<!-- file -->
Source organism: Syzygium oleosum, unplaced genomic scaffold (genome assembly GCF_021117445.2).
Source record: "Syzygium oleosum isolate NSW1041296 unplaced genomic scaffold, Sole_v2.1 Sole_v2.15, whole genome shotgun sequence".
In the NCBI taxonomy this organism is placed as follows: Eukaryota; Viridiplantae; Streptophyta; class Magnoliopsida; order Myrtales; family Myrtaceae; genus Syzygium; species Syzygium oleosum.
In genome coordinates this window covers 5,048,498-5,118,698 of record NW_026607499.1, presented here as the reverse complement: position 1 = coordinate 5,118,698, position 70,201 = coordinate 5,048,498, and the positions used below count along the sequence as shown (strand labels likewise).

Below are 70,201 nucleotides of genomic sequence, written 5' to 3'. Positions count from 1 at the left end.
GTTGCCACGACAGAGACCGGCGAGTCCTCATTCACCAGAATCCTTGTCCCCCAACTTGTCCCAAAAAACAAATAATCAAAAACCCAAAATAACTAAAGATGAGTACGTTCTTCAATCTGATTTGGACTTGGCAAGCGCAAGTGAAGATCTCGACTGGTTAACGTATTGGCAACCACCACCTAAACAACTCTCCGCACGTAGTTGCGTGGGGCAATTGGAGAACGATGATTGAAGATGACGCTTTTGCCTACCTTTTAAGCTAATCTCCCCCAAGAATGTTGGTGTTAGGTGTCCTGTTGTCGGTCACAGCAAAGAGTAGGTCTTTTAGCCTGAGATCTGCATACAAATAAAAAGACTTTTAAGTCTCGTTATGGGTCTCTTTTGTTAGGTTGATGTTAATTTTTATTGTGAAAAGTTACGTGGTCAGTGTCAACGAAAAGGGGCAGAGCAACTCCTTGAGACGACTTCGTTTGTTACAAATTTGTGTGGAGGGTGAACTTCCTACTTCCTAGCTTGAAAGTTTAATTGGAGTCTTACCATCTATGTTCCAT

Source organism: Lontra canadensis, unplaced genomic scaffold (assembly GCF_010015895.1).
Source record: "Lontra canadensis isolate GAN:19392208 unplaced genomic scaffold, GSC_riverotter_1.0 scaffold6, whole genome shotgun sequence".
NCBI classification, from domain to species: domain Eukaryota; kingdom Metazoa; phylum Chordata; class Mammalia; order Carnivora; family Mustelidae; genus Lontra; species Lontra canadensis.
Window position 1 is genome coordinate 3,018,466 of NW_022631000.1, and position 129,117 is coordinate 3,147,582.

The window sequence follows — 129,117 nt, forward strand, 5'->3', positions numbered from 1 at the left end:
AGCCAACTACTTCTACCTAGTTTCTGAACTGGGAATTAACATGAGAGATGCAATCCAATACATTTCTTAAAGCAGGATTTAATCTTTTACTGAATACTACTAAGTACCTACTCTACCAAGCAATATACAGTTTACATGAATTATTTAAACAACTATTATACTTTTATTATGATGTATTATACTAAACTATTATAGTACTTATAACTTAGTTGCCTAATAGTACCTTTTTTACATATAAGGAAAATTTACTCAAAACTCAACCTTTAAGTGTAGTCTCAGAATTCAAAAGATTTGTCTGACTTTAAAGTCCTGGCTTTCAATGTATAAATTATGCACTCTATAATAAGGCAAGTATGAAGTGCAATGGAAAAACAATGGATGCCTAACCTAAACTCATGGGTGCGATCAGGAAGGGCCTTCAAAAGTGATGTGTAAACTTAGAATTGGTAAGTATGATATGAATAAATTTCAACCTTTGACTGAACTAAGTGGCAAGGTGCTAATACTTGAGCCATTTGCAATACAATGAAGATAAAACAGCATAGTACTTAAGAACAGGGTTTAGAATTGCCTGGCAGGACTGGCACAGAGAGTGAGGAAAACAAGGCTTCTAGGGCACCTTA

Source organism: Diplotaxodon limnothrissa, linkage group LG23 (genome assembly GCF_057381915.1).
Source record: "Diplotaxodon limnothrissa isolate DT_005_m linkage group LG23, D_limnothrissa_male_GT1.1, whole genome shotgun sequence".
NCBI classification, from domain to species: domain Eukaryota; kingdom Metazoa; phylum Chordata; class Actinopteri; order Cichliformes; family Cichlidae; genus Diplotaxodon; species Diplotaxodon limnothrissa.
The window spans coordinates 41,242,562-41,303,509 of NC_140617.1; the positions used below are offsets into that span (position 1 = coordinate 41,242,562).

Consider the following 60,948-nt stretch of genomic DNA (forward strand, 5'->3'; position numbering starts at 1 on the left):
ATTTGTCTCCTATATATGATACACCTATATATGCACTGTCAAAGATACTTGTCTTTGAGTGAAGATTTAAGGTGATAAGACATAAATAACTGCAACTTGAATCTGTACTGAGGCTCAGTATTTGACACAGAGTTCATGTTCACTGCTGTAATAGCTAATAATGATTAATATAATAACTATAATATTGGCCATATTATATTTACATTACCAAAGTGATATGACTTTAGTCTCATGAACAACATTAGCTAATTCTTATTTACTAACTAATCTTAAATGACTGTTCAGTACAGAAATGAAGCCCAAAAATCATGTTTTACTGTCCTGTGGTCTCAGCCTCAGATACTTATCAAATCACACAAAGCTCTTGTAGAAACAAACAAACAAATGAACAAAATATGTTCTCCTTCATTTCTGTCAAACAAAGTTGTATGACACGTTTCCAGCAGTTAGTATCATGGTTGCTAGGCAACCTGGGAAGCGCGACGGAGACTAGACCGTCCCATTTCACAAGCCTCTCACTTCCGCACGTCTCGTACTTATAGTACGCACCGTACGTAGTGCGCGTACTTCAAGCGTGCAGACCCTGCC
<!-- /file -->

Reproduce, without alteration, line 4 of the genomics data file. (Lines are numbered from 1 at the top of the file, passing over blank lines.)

In genome coordinates this window covers 5,048,498-5,118,698 of record NW_026607499.1, presented here as the reverse complement: position 1 = coordinate 5,118,698, position 70,201 = coordinate 5,048,498, and the positions used below count along the sequence as shown (strand labels likewise).